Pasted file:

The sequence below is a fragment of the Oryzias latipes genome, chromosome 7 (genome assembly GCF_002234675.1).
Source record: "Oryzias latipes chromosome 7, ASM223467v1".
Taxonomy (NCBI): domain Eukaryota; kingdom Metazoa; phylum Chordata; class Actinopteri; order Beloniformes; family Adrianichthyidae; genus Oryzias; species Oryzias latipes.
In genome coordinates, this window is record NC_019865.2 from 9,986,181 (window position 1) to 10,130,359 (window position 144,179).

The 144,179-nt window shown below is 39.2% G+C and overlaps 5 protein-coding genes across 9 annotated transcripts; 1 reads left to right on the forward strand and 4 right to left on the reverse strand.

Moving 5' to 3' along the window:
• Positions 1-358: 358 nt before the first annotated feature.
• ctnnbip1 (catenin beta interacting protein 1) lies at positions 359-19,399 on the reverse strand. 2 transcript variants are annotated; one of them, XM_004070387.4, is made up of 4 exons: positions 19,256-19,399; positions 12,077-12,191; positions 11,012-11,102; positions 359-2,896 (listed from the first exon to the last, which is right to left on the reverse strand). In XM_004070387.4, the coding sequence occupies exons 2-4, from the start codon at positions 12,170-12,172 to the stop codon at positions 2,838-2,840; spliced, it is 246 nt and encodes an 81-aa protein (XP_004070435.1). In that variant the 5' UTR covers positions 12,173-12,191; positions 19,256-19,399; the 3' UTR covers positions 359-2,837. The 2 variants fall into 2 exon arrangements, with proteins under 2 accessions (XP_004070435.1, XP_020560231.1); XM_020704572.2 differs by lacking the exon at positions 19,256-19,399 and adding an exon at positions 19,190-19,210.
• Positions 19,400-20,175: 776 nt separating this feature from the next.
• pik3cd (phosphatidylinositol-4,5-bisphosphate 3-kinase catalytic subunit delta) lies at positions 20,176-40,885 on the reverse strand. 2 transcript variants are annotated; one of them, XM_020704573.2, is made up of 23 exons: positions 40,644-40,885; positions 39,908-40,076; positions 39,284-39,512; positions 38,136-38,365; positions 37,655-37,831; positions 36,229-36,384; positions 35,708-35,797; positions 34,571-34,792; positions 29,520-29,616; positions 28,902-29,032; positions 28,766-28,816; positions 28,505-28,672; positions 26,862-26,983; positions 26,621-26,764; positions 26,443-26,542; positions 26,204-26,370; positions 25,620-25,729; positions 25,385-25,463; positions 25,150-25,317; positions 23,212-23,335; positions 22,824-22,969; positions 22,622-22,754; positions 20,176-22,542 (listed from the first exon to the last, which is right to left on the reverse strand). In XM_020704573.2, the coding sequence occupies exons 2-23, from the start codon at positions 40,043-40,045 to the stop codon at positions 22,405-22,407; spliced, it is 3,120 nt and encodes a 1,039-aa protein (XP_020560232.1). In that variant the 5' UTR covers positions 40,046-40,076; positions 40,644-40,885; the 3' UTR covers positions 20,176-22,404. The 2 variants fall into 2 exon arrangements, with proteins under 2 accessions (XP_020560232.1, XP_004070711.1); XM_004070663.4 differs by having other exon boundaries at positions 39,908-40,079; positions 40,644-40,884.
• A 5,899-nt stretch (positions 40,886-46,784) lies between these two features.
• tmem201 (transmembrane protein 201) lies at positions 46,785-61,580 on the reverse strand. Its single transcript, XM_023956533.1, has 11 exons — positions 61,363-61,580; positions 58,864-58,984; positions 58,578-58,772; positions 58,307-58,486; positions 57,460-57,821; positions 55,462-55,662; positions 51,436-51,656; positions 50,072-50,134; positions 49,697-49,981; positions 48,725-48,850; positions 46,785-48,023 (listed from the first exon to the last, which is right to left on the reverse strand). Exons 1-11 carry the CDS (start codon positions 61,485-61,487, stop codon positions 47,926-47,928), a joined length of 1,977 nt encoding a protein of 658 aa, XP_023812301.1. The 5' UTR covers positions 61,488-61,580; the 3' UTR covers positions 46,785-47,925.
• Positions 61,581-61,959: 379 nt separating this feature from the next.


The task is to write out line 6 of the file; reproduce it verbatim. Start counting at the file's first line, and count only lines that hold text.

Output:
Moving 5' to 3' along the window: